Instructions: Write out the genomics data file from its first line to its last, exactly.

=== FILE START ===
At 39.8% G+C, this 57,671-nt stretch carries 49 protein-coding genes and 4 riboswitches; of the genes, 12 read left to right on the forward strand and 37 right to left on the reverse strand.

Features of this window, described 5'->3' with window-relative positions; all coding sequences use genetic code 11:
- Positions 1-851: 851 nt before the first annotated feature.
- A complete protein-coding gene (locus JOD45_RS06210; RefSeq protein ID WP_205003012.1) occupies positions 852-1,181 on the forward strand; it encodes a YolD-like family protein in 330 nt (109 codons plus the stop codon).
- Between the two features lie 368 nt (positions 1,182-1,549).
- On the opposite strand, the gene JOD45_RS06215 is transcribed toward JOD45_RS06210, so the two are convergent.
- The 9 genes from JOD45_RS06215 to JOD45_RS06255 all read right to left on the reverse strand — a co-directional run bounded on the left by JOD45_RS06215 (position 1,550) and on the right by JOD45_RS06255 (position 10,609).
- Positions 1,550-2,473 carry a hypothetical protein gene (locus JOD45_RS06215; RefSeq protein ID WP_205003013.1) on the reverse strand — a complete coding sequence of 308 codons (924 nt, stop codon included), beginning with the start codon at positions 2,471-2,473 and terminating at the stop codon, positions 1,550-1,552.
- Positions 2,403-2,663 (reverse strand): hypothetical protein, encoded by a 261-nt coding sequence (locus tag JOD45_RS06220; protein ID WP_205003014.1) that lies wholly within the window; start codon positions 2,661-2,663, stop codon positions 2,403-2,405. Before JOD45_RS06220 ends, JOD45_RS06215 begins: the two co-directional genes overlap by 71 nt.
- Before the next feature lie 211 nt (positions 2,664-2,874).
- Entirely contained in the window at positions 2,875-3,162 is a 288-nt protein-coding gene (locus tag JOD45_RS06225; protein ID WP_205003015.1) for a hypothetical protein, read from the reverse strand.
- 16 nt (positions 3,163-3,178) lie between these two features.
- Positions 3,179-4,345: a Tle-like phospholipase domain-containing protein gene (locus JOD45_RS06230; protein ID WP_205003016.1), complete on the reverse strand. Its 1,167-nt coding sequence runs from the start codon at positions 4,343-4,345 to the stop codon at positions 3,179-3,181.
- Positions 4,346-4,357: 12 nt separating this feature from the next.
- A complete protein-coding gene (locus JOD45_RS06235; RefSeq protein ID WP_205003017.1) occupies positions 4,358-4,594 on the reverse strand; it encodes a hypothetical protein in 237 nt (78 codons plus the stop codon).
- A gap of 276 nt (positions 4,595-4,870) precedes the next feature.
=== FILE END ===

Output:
At 39.8% G+C, this 57,671-nt stretch carries 49 protein-coding genes and 4 riboswitches; of the genes, 12 read left to right on the forward strand and 37 right to left on the reverse strand.

Features of this window, described 5'->3' with window-relative positions; all coding sequences use genetic code 11:
- Positions 1-851: 851 nt before the first annotated feature.
- A complete protein-coding gene (locus JOD45_RS06210; RefSeq protein ID WP_205003012.1) occupies positions 852-1,181 on the forward strand; it encodes a YolD-like family protein in 330 nt (109 codons plus the stop codon).
- Between the two features lie 368 nt (positions 1,182-1,549).
- On the opposite strand, the gene JOD45_RS06215 is transcribed toward JOD45_RS06210, so the two are convergent.
- The 9 genes from JOD45_RS06215 to JOD45_RS06255 all read right to left on the reverse strand — a co-directional run bounded on the left by JOD45_RS06215 (position 1,550) and on the right by JOD45_RS06255 (position 10,609).
- Positions 1,550-2,473 carry a hypothetical protein gene (locus JOD45_RS06215; RefSeq protein ID WP_205003013.1) on the reverse strand — a complete coding sequence of 308 codons (924 nt, stop codon included), beginning with the start codon at positions 2,471-2,473 and terminating at the stop codon, positions 1,550-1,552.
- Positions 2,403-2,663 (reverse strand): hypothetical protein, encoded by a 261-nt coding sequence (locus tag JOD45_RS06220; protein ID WP_205003014.1) that lies wholly within the window; start codon positions 2,661-2,663, stop codon positions 2,403-2,405. Before JOD45_RS06220 ends, JOD45_RS06215 begins: the two co-directional genes overlap by 71 nt.
- Before the next feature lie 211 nt (positions 2,664-2,874).
- Entirely contained in the window at positions 2,875-3,162 is a 288-nt protein-coding gene (locus tag JOD45_RS06225; protein ID WP_205003015.1) for a hypothetical protein, read from the reverse strand.
- 16 nt (positions 3,163-3,178) lie between these two features.
- Positions 3,179-4,345: a Tle-like phospholipase domain-containing protein gene (locus JOD45_RS06230; protein ID WP_205003016.1), complete on the reverse strand. Its 1,167-nt coding sequence runs from the start codon at positions 4,343-4,345 to the stop codon at positions 3,179-3,181.
- Positions 4,346-4,357: 12 nt separating this feature from the next.
- A complete protein-coding gene (locus JOD45_RS06235; RefSeq protein ID WP_205003017.1) occupies positions 4,358-4,594 on the reverse strand; it encodes a hypothetical protein in 237 nt (78 codons plus the stop codon).
- A gap of 276 nt (positions 4,595-4,870) precedes the next feature.